I was excited that the Kettleman City Supercharger was on the list, as I had wanted to stop there to check out the lounge and large number of charging stations.
Gustine — Tuesday, 3:17 p.m.
After the slightly less than 1 hour and 20 minute drive, we arrived at the Gustine Supercharger, which is located in the parking lot of the infamous Pea Soup Anderson restaurant. “Split Pea Anderson’s,” as I have always called it, was a frequent stop on the way home from visiting relatives in the San Joaquin Valley or returning from a Southern California vacation trip. To many Californians, this restaurant is an institution.
I plugged in the Tesla for our first quick charge of the trip and we headed inside the restaurant and gift shop. After a bathroom break and scanning the gift shop for snacks, we left with a bag of cheddar goldfish to munch on until our next stop.
We added about 50 miles of range in the quick stop of roughly 12 minutes and then headed off on I-5 to Kettleman City.
Kettleman City — Tuesday, 5:01 p.m.
Before pulling into the Kettleman City Supercharger, we picked up a few items from the Taco Bell located a block away. Since the Kettleman City Supercharger has a lounge area, we brought our tacos and burritos into the lounge to eat.
The lounge at Kettleman City is open 24 hours and is accessed by entering a passcode. It wasn’t intuitive to me on how to find the code on the navigation screen, so after letting us in to the building, one of the helpful staff came out with me to the car and showed me how to find it (you touch the Supercharger location icon which brings up information on the Supercharger, and for this location, also includes the building entry passcode).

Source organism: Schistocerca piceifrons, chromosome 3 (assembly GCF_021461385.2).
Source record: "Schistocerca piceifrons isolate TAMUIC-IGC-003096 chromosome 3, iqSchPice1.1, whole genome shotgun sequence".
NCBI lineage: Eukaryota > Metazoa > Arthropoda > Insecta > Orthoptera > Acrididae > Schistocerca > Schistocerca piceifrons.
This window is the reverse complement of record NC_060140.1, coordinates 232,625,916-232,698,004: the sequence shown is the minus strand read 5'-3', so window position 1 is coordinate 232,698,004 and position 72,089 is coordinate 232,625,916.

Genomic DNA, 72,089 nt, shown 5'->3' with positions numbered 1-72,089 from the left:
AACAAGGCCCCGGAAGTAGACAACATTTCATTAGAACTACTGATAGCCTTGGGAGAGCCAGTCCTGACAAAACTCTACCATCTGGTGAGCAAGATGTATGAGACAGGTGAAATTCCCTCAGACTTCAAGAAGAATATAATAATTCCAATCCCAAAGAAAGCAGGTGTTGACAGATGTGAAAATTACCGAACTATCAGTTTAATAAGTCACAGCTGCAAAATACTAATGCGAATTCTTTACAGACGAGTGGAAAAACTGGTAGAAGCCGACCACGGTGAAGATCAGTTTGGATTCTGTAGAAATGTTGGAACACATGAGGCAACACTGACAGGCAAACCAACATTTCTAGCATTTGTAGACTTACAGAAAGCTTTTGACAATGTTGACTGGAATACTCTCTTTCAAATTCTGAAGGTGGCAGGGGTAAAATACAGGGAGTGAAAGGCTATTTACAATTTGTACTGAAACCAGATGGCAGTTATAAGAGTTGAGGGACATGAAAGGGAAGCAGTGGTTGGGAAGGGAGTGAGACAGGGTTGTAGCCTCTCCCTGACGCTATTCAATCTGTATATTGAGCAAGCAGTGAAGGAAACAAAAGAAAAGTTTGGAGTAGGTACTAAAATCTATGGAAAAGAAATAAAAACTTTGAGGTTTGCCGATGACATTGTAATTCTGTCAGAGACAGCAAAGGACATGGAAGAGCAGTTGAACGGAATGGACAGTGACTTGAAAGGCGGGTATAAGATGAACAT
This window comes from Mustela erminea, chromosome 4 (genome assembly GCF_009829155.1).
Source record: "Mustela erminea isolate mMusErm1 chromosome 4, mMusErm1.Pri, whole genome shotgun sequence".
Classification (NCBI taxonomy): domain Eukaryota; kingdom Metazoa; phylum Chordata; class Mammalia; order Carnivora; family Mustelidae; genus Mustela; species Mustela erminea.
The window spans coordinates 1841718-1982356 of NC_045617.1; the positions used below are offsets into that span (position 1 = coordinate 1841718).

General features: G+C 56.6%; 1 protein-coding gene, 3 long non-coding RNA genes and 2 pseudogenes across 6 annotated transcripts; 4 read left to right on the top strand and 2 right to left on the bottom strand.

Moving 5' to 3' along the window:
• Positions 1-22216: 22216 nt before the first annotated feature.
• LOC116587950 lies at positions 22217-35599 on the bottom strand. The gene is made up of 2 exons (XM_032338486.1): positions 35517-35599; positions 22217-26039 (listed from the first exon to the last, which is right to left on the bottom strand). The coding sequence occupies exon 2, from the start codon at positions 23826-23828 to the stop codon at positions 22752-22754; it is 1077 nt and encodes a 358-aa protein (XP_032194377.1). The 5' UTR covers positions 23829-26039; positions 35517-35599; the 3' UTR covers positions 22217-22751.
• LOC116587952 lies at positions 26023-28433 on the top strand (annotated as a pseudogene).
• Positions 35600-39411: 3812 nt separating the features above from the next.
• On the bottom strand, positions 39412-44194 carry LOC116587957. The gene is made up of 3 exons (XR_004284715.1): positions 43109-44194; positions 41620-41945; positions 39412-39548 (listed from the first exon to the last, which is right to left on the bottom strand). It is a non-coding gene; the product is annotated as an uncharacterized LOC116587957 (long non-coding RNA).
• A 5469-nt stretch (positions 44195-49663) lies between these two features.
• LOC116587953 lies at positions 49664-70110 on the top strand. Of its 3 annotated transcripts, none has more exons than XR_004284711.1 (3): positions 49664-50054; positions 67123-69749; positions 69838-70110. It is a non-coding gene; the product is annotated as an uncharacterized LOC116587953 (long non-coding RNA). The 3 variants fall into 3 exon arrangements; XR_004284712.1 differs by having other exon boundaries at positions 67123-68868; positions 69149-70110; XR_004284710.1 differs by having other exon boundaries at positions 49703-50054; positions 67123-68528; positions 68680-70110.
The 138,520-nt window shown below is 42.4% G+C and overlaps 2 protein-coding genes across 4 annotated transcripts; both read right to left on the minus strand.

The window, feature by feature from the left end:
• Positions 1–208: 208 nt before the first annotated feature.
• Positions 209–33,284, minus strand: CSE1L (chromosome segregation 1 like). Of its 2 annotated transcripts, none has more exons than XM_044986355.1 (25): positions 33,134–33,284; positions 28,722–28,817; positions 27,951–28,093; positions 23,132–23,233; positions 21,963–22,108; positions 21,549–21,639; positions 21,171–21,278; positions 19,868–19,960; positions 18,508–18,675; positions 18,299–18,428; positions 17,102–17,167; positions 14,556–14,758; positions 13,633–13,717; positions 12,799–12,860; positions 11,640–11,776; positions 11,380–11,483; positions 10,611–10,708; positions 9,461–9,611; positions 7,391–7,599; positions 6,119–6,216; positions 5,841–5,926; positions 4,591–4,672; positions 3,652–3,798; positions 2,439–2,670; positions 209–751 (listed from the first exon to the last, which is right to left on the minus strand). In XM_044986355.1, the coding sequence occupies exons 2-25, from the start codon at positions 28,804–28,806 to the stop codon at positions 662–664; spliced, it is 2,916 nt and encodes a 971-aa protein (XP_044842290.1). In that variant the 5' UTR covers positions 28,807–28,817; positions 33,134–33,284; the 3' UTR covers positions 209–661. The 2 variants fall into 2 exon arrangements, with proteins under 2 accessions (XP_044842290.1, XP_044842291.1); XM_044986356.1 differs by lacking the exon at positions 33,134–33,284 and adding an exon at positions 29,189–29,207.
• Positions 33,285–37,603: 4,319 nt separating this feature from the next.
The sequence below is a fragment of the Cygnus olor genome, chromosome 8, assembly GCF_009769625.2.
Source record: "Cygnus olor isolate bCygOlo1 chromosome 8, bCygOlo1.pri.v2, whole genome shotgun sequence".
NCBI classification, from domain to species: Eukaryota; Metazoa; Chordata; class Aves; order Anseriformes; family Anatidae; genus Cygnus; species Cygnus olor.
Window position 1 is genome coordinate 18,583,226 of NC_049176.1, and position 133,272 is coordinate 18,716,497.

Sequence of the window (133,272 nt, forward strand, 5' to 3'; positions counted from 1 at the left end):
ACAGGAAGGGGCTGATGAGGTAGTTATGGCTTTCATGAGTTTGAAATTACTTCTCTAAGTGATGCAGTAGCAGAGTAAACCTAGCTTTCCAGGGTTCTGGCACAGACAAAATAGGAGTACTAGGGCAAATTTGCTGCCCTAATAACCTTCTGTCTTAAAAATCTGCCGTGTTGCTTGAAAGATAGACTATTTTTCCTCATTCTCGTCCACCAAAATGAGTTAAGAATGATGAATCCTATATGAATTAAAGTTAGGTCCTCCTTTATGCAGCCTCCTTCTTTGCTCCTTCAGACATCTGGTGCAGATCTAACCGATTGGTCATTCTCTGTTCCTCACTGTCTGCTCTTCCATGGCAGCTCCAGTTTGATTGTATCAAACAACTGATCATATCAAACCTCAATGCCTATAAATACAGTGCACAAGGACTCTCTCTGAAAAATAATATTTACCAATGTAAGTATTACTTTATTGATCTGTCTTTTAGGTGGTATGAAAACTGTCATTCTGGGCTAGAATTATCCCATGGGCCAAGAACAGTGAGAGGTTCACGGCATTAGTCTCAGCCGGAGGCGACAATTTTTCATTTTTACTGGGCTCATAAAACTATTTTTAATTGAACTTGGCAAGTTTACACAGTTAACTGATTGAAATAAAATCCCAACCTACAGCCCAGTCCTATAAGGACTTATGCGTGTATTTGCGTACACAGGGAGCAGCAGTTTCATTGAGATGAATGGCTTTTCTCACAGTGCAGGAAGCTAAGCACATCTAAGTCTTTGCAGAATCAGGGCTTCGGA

The Tesla lounge also has a coffee shop where you can order up the usual variety of hot and cold coffee drinks. I went with an iced latte, mostly as an excuse to chat with the staff. There were only 3 or 4 Teslas charging while we were there, but the barista/staff person told me that weekends and holidays get very busy (more on this on the return visit). After charging for 21 minutes and enjoying the Taco Bell snacks, we headed back out onto I-5 with 165 miles of range, plenty enough to reach our next stop.
Tejon Ranch Supercharger — Tuesday, 6:45 p.m.
We pulled into the Tejon Ranch Supercharger at 6:45 p.m. with 60 miles of range remaining. This Supercharger is located in a parking lot next to several quick service restaurants, including a Panda Express, a Chipotle, and a Starbucks, among many others.
We opted to eat our dinner at Chipotle while our Tesla charged up. At 7:22 p.m., just as we were leaving the Chipotle, I received a push notification on my iPhone that charging was complete at 203 miles. (Note: Tesla Superchargers will apparently often stop charging at about 97% to 99% of full capacity.) We headed back out onto I-5 and up the infamous Grapevine, a long and steep stretch of road.
Riverside Supercharger — Tuesday, 9:37 p.m.
On the last leg of the trip to our hotel in Redlands I was going to stop at the San Bernardino Supercharger. However, when we got off the freeway exit, the Tesla navigation didn’t tell me what to do, so I went straight (when I apparently should have turned left, I think?), which put me back on the freeway. At that point, I decided to change plans and I headed instead to the Riverside Supercharger.
The Riverside Supercharger is located on the top floor of the Mission Square Parking garage in downtown Riverside. This location is also one of Tesla’s new urban charging setups, which has 24 charging stations that can charge at up to 72 kW, versus the 120 kW for regular Supercharging stations. According to the Tesla website, these urban Superchargers “have a new architecture that delivers a rapid 72 kilowatts of dedicated power to each car. This means charging speeds are unaffected by Tesla vehicles plugging into adjacent Superchargers, and results in consistent charging times around 45 to 50 minutes for most drivers.”